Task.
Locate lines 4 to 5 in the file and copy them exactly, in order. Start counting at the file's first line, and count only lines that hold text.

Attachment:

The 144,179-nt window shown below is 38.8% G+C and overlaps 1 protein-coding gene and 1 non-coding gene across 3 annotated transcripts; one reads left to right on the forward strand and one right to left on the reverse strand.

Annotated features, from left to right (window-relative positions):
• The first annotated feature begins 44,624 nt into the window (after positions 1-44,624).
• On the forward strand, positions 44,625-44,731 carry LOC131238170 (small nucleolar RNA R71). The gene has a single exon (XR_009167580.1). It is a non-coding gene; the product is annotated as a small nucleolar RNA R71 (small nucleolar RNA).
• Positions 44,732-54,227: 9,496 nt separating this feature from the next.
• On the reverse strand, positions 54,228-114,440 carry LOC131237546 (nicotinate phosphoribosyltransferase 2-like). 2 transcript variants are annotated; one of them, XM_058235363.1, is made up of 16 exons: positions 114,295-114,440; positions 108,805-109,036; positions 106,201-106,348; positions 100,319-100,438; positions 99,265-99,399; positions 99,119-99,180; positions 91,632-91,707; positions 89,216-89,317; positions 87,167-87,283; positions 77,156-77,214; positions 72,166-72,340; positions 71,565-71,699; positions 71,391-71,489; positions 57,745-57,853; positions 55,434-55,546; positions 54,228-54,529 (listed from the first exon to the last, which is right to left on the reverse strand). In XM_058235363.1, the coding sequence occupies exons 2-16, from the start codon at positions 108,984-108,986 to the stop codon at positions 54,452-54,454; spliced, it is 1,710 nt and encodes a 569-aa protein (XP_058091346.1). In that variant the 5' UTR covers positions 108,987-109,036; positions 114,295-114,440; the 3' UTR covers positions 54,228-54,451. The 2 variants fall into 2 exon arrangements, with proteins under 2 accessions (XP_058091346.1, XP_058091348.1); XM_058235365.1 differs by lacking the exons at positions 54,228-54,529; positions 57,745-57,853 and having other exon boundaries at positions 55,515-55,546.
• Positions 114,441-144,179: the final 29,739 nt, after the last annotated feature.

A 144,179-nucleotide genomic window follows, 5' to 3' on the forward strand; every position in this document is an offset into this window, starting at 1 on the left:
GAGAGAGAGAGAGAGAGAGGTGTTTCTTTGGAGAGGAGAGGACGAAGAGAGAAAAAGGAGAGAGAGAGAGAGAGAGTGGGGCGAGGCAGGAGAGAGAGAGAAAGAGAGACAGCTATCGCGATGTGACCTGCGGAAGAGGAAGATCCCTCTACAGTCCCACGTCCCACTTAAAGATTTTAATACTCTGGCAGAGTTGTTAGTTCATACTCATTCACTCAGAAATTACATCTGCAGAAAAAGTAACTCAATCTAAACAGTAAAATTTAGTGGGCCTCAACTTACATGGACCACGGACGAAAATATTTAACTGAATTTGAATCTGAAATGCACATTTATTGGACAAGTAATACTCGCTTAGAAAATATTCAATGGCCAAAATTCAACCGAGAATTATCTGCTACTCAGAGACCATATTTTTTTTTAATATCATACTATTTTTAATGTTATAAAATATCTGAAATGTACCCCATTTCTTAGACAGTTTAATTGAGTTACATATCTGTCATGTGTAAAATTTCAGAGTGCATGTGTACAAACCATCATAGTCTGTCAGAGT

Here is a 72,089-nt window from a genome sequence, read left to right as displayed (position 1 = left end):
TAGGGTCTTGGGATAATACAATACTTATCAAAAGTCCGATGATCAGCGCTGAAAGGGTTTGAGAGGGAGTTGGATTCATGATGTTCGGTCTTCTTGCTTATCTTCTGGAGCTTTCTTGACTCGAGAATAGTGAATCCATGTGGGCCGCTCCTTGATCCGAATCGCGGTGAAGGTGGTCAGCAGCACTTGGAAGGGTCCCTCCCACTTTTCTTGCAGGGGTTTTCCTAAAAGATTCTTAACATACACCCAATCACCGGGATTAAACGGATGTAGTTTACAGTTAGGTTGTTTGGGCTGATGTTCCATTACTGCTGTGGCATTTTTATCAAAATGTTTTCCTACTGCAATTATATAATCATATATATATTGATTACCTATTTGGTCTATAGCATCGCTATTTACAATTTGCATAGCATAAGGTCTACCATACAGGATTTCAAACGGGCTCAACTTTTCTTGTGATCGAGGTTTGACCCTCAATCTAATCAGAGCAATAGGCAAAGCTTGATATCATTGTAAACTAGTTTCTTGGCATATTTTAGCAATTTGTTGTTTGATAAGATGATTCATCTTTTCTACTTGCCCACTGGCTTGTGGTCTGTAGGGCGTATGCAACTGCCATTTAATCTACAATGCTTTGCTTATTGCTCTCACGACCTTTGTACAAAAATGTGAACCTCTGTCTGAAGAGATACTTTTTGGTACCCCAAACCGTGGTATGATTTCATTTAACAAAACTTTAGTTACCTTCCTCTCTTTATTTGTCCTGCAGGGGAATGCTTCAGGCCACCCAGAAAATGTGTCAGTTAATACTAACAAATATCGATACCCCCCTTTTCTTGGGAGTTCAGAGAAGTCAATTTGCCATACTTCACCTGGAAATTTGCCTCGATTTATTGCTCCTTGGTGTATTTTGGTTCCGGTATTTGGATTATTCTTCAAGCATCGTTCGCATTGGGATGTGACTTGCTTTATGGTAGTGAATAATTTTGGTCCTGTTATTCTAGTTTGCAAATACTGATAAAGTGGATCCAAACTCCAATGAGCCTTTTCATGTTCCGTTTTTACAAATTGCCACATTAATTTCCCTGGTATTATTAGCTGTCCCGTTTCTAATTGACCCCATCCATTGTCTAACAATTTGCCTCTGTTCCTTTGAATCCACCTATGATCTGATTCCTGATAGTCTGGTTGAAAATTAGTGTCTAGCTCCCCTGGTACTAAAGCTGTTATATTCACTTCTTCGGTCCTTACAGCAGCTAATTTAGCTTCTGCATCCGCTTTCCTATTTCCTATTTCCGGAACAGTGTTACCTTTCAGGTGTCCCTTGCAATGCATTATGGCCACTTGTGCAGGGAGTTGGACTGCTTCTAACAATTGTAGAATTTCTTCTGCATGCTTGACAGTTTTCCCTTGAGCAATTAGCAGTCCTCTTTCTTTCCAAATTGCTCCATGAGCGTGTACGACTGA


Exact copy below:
• On the forward strand, positions 44,625-44,731 carry LOC131238170 (small nucleolar RNA R71). The gene has a single exon (XR_009167580.1). It is a non-coding gene; the product is annotated as a small nucleolar RNA R71 (small nucleolar RNA).
• Positions 44,732-54,227: 9,496 nt separating this feature from the next.